Reel Reviews | Thanksgiving

by Charles Kirkland Jr.

When a store’s Thanksgiving day sale goes horribly wrong, a killer is inspired to bring retribution to a
town unwilling to learn from its mistakes in the holiday horror film, Thanksgiving.

Against everyone’s pleadings, Thomas Wright takes his new wife’s advice and opens the family’s mega-
mart store in Plymouth, Massachusetts on Thanksgiving. The opening goes horribly wrong resulting in a
few deaths. The family is exonerated in the tragedy but one year later, Thomas decides to do it again.
Suddenly a killer arrives on the scene, executing people who seem to be involved with the tragedy from
the year before. Can the killer be caught before the entire town is decimated?

Thanksgiving is written by Jeff Rendell and Eli Roth. It stars Rick Hoffman as Thomas Wright, Addison
Rae, Nell Verlaque, Milo Manheim, Gina Version, and the recently crowned People’s Sexiest Man, Patrick
Dempsey. The film is also directed by Eli Roth.

In 2007, Eli Roth released Grindhouse which featured a trailer for this movie that played as an
intermission between the Planet Terror and Death Proof stories of the film. Ever since that release, Roth
has been adamant that he would bring the trailer to fruition giving it the life it deserves. The day has
come. For fans of the trailer, Roth has kept a few of the gory death scenes that tantalized in
Grindhouse. But Roth is much more demented than even the trailer imagined. Decapitated heads,
stabbed cheerleaders and the human turkey from the trailer are only the beginning. There are axes,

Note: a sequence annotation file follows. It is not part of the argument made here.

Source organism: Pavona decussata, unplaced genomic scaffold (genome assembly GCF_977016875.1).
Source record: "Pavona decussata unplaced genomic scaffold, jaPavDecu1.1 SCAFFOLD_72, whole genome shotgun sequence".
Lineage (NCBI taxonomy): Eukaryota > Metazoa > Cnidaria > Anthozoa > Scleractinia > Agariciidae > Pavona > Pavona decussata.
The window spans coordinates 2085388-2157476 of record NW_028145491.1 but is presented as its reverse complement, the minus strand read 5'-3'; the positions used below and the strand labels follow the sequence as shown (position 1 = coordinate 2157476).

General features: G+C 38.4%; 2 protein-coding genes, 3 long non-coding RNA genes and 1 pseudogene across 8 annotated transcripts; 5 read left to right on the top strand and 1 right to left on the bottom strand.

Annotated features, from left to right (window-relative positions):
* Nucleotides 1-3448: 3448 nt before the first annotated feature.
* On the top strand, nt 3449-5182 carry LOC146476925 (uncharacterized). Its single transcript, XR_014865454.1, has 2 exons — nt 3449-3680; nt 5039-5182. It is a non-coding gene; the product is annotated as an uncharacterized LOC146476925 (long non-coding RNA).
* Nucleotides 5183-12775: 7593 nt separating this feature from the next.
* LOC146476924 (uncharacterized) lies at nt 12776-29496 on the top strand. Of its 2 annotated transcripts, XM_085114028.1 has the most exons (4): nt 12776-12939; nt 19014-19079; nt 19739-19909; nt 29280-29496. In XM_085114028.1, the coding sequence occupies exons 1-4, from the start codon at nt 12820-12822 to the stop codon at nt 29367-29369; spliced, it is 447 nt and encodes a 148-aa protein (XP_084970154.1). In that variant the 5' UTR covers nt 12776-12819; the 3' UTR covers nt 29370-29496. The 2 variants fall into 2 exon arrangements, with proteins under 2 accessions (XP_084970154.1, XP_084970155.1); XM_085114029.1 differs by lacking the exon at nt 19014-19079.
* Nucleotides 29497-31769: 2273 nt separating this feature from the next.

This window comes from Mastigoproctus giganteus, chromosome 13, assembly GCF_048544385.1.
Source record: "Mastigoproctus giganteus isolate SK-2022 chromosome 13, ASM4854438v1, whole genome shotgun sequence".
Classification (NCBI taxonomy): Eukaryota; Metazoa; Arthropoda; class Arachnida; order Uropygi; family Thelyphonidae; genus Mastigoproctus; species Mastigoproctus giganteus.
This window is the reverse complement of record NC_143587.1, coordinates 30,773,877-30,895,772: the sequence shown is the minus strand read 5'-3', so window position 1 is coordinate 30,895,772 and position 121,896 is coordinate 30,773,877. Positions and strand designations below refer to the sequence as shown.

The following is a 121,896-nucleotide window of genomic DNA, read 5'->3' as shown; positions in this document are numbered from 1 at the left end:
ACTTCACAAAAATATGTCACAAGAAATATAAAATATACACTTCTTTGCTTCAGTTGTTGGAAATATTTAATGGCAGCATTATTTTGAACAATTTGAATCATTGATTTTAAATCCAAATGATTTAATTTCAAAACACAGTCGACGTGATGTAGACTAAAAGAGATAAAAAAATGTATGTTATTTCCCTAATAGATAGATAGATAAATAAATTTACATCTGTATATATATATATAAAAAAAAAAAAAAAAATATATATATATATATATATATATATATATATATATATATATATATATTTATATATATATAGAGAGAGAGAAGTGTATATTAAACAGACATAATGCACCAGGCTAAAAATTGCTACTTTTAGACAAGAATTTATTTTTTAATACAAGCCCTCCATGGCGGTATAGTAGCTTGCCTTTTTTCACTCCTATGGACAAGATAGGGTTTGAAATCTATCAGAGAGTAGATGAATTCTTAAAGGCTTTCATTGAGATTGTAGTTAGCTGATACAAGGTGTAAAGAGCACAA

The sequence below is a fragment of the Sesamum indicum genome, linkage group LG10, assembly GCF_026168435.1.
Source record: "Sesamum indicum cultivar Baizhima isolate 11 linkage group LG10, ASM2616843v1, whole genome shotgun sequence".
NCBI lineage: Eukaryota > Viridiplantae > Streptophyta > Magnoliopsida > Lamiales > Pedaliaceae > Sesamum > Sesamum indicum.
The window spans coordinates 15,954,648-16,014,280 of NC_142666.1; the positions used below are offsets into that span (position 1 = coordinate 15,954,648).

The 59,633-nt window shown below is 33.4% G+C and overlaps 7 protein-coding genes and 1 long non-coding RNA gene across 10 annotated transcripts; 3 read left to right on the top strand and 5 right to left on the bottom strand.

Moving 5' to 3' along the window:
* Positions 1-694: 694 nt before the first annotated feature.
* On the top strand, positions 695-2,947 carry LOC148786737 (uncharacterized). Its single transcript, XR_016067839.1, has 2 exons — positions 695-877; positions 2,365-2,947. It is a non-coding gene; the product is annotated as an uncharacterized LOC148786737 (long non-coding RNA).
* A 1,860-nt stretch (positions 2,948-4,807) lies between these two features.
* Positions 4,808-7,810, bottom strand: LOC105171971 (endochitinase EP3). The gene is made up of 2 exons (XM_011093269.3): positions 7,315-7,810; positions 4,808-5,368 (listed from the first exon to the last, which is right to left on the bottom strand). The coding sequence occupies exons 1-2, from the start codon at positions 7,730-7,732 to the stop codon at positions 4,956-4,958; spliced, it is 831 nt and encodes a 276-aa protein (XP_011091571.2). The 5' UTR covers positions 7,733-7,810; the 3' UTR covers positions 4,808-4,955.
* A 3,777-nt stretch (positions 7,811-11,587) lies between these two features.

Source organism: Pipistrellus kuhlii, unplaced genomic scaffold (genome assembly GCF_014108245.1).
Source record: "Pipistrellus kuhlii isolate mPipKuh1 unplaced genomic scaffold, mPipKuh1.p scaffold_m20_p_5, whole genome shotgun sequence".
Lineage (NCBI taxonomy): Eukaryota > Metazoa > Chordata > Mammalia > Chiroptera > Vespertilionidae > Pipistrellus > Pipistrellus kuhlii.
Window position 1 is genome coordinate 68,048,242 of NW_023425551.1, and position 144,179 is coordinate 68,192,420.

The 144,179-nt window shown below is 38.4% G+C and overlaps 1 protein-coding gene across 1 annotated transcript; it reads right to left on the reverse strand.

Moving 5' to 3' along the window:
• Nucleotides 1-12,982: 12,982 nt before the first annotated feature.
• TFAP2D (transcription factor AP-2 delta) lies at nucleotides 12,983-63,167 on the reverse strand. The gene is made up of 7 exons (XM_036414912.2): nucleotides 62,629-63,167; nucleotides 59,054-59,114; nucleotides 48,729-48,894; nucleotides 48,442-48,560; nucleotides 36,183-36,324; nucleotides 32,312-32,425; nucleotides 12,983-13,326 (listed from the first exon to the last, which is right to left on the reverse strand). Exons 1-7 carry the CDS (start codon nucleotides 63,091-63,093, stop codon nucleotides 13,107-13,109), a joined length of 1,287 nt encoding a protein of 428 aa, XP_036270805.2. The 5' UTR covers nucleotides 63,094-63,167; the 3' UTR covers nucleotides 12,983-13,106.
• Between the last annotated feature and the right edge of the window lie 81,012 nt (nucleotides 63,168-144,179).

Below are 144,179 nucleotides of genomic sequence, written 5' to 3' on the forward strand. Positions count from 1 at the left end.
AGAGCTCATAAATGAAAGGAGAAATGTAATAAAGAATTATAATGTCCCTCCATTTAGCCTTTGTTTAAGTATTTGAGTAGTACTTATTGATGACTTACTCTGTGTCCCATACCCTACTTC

table saws, and a whole lot more.

There has to be something wrong with Eli Roth that he can create such a deviously horrifying movie that
satisfies both those who want the same old stuff and those who want something new. For instance,
every movie of this type has a female heroine who faces off against the killer. It happened twice in It’s
A Wonderful Knife, a Christmas-themed horror movie that was released about two weeks ago. In this film,
while running from the killer, our hero climbs over a fence and twists her ankle coming down the other
side. The audience groans because this is where she dies right? Not here. In this film, this girl gets back
to her feet and continues to outrace the killer into the arms of the police (who actually believe her) and
into salvation.

Roth has that kind of ability. He is perfectly willing to take a tired, worn out, just plain bad genre like the
slasher movie and elevate it. It is a better movie in his hands. We are all more entertained by his
work. He is the master of taking that bad movie and making it good while at the same time being bad.
For fans of the horror genre, this movie is just what the name claims it to be.

Rated R for strong bloody horror, violence and gore, pervasive language, and some sexual material, Thanksgiving is a bountiful feast of violence, gore, and grossness with just the right touch of humor for dessert. This is nowhere near the best horror film ever made but it is a whole lot of fun. This film deserves to be the first-holiday horror classic!

In theaters on November 17.

Grade: B-